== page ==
NKK Switches is doing its part to save engineers time. The manufacturer of electromechanical switches just announced single-click access to 3-D CAD models for the majority of its switches and pushbuttons to be available on electronics component distributor Digi-Key’s Web site. The benefit to engineers, according to NKK, is the ability to easily integrate part number-specific models directly from the Digi-Key product Web pages directly into product designs. NKK claims to be the first switch manufacturer and only one of two electronics components makers to implement this capability on the Digi-Key Web site.
NKK’s library of 3-D CAD models, which is powered by PARTsolutions, contains more than 500,000 switch models, and Digi-Key will have 3-D CAD models for the majority of the project line, including the popular programmable OLED switches and displays. The NKK 3-D CAD models, available in over 85 native and neutral CAD and graphics formats, let engineers configure components with the right sizes, features and colors they desire, and the system creates high-quality, native CAD data (including accurate NKK part numbers), which can then be downloaded by the engineer.
According to a study by the National Institute of Standards and Technology, one of the factors in the collapse of the original World Trade Center towers on Sept. 11, 2001, was the reduction in the yield strength of the steel reinforcement as a result of the high temperatures of the fire and the loss of thermal insulation.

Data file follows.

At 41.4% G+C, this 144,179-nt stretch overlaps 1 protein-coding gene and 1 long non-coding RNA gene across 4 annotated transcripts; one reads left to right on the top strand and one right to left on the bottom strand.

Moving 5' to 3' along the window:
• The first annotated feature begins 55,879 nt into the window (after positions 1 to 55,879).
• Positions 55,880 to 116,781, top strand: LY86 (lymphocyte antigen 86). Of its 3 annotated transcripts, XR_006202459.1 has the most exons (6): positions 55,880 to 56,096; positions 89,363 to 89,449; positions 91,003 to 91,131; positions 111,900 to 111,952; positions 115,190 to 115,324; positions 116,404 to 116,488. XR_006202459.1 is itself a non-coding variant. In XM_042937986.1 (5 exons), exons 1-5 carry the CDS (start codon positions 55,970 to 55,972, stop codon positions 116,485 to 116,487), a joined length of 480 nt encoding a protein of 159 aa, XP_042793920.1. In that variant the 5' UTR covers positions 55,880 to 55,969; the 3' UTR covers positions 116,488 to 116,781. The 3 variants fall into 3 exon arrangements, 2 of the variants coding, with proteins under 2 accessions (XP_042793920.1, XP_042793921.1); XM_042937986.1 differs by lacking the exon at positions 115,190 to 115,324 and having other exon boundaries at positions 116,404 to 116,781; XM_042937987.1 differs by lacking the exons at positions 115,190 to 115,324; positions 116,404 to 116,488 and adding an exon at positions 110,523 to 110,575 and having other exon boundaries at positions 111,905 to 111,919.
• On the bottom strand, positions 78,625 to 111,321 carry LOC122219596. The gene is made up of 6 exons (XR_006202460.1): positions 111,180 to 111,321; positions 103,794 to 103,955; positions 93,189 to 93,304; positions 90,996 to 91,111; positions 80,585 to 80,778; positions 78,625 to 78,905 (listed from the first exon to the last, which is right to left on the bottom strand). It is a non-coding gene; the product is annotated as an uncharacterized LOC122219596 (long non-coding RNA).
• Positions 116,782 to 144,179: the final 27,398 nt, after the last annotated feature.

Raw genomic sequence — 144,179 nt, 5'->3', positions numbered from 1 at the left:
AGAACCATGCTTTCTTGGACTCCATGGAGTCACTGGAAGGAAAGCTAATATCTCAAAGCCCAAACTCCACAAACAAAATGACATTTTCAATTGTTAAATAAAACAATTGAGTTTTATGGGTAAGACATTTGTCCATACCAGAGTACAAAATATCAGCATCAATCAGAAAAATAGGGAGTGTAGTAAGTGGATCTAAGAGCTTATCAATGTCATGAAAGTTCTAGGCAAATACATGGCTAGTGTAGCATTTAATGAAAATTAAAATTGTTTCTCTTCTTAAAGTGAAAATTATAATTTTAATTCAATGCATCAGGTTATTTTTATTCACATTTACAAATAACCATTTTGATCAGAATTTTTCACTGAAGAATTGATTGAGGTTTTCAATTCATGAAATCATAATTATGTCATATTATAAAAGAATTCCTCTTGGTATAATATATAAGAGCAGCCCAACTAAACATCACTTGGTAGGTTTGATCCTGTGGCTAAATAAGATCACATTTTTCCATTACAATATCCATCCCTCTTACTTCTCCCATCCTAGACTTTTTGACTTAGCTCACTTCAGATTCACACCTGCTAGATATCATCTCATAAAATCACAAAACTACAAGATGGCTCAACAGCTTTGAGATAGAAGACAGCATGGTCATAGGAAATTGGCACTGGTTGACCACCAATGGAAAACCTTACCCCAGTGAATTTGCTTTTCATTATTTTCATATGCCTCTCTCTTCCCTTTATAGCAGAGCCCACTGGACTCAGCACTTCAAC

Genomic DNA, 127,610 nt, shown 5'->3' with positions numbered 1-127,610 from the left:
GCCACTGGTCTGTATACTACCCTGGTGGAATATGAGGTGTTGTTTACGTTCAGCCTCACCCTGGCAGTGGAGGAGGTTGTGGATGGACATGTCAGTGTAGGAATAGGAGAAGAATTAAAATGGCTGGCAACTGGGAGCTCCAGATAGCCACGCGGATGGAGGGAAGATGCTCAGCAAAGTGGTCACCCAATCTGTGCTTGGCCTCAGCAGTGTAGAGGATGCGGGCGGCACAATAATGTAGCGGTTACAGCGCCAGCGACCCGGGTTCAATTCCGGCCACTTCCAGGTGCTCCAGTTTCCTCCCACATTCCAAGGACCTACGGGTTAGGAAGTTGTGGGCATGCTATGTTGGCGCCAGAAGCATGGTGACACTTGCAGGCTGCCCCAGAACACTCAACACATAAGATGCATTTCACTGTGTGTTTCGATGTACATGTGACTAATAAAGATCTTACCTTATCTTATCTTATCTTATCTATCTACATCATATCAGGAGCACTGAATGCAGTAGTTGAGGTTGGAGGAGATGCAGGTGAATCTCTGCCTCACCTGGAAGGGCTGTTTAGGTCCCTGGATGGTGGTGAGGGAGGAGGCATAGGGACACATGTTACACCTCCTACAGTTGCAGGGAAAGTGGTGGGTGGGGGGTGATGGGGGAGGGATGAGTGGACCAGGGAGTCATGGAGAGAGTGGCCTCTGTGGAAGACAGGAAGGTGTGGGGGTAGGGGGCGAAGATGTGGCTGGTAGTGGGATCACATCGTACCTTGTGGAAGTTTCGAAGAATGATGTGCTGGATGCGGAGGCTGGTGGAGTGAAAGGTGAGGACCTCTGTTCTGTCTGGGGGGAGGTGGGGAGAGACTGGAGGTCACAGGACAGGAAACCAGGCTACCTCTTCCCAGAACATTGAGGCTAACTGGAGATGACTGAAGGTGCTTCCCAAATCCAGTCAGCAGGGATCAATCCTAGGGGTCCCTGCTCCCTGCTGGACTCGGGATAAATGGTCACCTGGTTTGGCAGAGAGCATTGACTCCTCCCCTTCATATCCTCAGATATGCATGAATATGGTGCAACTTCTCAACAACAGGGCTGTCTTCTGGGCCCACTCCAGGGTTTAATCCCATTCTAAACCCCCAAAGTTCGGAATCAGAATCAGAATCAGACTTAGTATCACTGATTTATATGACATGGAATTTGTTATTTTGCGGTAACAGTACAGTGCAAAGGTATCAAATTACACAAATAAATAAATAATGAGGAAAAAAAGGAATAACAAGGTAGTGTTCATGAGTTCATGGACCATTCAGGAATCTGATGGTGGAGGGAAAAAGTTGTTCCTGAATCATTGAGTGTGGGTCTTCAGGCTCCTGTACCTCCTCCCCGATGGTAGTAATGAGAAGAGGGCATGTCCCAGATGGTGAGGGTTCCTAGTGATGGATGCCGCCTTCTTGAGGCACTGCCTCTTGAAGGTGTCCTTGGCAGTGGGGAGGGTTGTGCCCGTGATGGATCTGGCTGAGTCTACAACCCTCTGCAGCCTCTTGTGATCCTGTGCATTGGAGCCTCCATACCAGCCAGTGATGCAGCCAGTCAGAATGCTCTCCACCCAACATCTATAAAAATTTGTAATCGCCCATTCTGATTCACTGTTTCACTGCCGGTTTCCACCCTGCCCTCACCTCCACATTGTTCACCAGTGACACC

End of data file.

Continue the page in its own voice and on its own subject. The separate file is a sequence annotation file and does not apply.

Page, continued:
Robots are getting more agile and automation systems are becoming more complex. Yet the most impressive development in robotics and automation is increased intelligence. Machines in automation are increasingly able to analyze huge amounts of data. They are often able to see, speak, even imitate patterns of human thinking. Researchers at European Automation
call this deep learning.
The promise of the Internet of Things (IoT) is that devices, gadgets, and appliances we use every day will be able to communicate with one another. This potential is not limited to household items or smartphones, but also things we find in our yard and garden, as evidenced by a recent challenge from the element14 design community.
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